Happy Birthday, Youngest Daughter. I love you infinitely -- more than all the china soup spoons you break or the cell phones and passports you lose. More than all the clothes and shoes you borrow from me without a by-your-leave. More than my own fat ego. More than you'll ever know.

Now go put your damn book away.

Monday, 2 August 2010

Information Gaps

The man at the next counter looked tired, and no wonder. "My wee boy's been poorly," I heard him tell the pharmacist. "He's kept us up all night for three days straight coughin' and cryin' and all."

Then it was my turn to be served and the next thing I heard the man say was "January 1993."

I frowned at this. My youngest daughter was born in 1994, but there's no way I'd refer to her as 'wee', not even out of her hearing. The pharmacist asked the man a few more questions and I studied him surreptitiously. He looked quite young to have a son born in 1993. He also looked out of shape and a little overweight, with the sort of fraught, anxious look you get when you've been staying up all night with sick kids. He had a tattoo of a snake that ran the length of his hairy arm, from wrist to above his elbow, disappearing up the sleeve of thin Hawaiian shirt. I had on a long-sleeved shirt and a fleece (it may be summer, but nobody's told Scotland) and I was still cold; he must be very sleep deprived and run off his feet if he couldn't tell he needed to be more warmly dressed.

"Aye," the man was saying to the pharmacist, "his birthday's 15 August, 2008. He's just turning two."

My eyes popped. Without actually staring, I got a proper look at him. And I realized that there was no way in a thousand years he could have a child born in 1993. His birth year was 1993.

And suddenly I could see it: the boy didn't really look old, he just looked prematurely careworn. Underneath it all, he radiated youth: his elbows and knuckles were still round, his eyes still shone with the innocence of youth, and the seams on his face weren't so much wrinkles as newly-formed stress lines. This exhausted, hassled-looking father of a two-year-old was all of seventeen years old.

Sometimes it takes me a long time to catch on.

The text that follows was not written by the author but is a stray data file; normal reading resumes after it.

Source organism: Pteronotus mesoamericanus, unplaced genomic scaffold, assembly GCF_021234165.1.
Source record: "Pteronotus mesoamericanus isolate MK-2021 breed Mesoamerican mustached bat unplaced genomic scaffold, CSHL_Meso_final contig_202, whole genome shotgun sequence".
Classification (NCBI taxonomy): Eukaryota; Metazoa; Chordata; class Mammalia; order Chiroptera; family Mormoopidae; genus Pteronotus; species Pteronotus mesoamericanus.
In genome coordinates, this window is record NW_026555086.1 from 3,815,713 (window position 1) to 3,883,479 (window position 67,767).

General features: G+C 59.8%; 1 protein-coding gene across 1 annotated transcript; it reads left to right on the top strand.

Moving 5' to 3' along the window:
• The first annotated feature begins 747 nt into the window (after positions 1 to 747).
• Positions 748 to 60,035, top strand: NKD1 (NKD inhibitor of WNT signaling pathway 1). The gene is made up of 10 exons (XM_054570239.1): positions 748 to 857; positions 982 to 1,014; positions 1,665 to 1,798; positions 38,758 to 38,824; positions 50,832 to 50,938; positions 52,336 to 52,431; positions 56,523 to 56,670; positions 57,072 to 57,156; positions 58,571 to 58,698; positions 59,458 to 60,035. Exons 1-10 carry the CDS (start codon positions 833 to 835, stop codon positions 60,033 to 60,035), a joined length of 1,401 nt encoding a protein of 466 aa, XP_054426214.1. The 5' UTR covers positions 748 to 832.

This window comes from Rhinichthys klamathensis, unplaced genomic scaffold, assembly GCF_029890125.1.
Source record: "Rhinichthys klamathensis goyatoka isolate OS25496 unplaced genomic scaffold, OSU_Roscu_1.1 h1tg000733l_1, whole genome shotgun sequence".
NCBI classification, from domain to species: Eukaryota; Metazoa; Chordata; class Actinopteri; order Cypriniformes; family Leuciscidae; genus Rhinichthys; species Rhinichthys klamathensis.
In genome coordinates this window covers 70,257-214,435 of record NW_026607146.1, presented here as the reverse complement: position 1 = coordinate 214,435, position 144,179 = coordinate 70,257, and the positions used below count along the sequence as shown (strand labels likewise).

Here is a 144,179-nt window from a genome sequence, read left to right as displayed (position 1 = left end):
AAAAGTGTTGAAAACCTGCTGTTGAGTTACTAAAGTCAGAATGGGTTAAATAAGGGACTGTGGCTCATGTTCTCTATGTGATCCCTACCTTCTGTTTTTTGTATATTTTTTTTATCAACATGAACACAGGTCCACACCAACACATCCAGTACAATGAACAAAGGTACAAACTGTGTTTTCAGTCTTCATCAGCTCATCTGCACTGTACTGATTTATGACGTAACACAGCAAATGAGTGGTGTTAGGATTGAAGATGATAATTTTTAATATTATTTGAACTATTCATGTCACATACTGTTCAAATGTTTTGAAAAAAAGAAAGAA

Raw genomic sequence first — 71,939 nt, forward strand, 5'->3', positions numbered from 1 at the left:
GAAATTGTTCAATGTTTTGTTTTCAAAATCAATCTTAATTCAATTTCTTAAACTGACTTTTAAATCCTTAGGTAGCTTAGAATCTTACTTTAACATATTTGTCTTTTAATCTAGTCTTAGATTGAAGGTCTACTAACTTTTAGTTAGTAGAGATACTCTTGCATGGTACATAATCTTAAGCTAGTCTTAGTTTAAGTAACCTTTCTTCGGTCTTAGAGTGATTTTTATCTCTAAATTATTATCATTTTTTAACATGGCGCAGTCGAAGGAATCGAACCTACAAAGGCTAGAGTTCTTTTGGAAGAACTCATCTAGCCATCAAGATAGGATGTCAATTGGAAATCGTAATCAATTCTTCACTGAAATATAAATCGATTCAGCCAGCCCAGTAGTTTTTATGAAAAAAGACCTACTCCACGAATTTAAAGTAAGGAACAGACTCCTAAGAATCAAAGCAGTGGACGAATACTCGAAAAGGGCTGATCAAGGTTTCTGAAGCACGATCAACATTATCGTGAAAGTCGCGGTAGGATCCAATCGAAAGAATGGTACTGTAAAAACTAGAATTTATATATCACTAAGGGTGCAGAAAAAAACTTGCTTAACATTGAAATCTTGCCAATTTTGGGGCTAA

"Thanks Oaf-lee!" the woman on the other side was saying to the check-out girl. "I would appreciate that very much. Thanks OAF-lee."

We may have been gone for two years, but I'm proud to say this one only took me a second or two to figure out: oaf-lee is the posh way to say awfully. Ten years of life in the U.K. has taught me a thing or two! I know now that I live in a village, might mean I live in Ae village (the village of Ae is only an hour away from us); that sheers can sound like shoes over the phone, and that too many roundabouts can sound exactly like two mini roundabouts.

Feeling not quite so stupid, I went outside and sat on a bench to wait for my husband. I stared at a woman's shopping bags while she yakked on her mobile. BEATING HEART I read under a large, red heart. The woman nudged the bag with her foot and I saw the word DISEASE. Now I was thoroughly puzzled; I once worked in the cardiology department of a large hospital and I never once heard of beating heart disease. Surely if your heart is beating, that's a good, healthy thing? Perhaps this was a new name for something like tachycardia -- a condition where the heart beats too fast? I made it a point to remember this so I could ask someone later. Then the woman nodded and shifted the bag a few inches and I saw the word TOGETHER. Oh for pity's sake: Beating heart disease together. How could anybody be so thick?

But I'm grateful for small mercies: thank God I didn't end up asking anybody about beating heart disease.

"Were you doing the messages, then?" our neighbor asked as we unloaded the bags from our trunk. I stared at her, open-mouthed and then it clicked. In Scotland, doing the messages is shopping.

I've been out of Scotland too long, it seems. And I'm definitely due a long night's sleep.